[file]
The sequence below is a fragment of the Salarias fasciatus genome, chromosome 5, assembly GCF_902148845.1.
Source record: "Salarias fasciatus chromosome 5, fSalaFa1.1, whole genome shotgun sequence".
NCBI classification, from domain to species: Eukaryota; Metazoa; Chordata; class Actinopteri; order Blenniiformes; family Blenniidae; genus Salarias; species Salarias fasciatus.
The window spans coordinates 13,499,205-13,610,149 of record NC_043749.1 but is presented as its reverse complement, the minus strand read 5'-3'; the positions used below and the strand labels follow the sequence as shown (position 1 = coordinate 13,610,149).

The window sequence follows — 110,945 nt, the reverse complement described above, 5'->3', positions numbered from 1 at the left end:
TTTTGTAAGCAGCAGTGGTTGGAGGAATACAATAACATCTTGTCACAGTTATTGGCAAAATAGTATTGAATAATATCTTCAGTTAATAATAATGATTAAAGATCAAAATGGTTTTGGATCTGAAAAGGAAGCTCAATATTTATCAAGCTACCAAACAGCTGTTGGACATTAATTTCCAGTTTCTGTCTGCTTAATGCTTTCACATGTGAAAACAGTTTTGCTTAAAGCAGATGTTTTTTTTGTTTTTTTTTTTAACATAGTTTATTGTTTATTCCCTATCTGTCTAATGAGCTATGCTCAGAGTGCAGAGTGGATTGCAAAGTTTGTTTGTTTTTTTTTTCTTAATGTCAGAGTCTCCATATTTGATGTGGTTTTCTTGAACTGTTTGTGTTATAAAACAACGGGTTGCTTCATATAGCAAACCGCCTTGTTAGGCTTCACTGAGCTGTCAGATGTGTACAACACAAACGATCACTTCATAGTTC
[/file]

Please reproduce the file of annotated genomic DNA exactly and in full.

The sequence below is a fragment of the Salarias fasciatus genome, chromosome 5, assembly GCF_902148845.1.
Source record: "Salarias fasciatus chromosome 5, fSalaFa1.1, whole genome shotgun sequence".
NCBI classification, from domain to species: Eukaryota; Metazoa; Chordata; class Actinopteri; order Blenniiformes; family Blenniidae; genus Salarias; species Salarias fasciatus.
The window spans coordinates 13,499,205-13,610,149 of record NC_043749.1 but is presented as its reverse complement, the minus strand read 5'-3'; the positions used below and the strand labels follow the sequence as shown (position 1 = coordinate 13,610,149).

The window sequence follows — 110,945 nt, the reverse complement described above, 5'->3', positions numbered from 1 at the left end:
TTTTGTAAGCAGCAGTGGTTGGAGGAATACAATAACATCTTGTCACAGTTATTGGCAAAATAGTATTGAATAATATCTTCAGTTAATAATAATGATTAAAGATCAAAATGGTTTTGGATCTGAAAAGGAAGCTCAATATTTATCAAGCTACCAAACAGCTGTTGGACATTAATTTCCAGTTTCTGTCTGCTTAATGCTTTCACATGTGAAAACAGTTTTGCTTAAAGCAGATGTTTTTTTTGTTTTTTTTTTTAACATAGTTTATTGTTTATTCCCTATCTGTCTAATGAGCTATGCTCAGAGTGCAGAGTGGATTGCAAAGTTTGTTTGTTTTTTTTTTCTTAATGTCAGAGTCTCCATATTTGATGTGGTTTTCTTGAACTGTTTGTGTTATAAAACAACGGGTTGCTTCATATAGCAAACCGCCTTGTTAGGCTTCACTGAGCTGTCAGATGTGTACAACACAAACGATCACTTCATAGTTC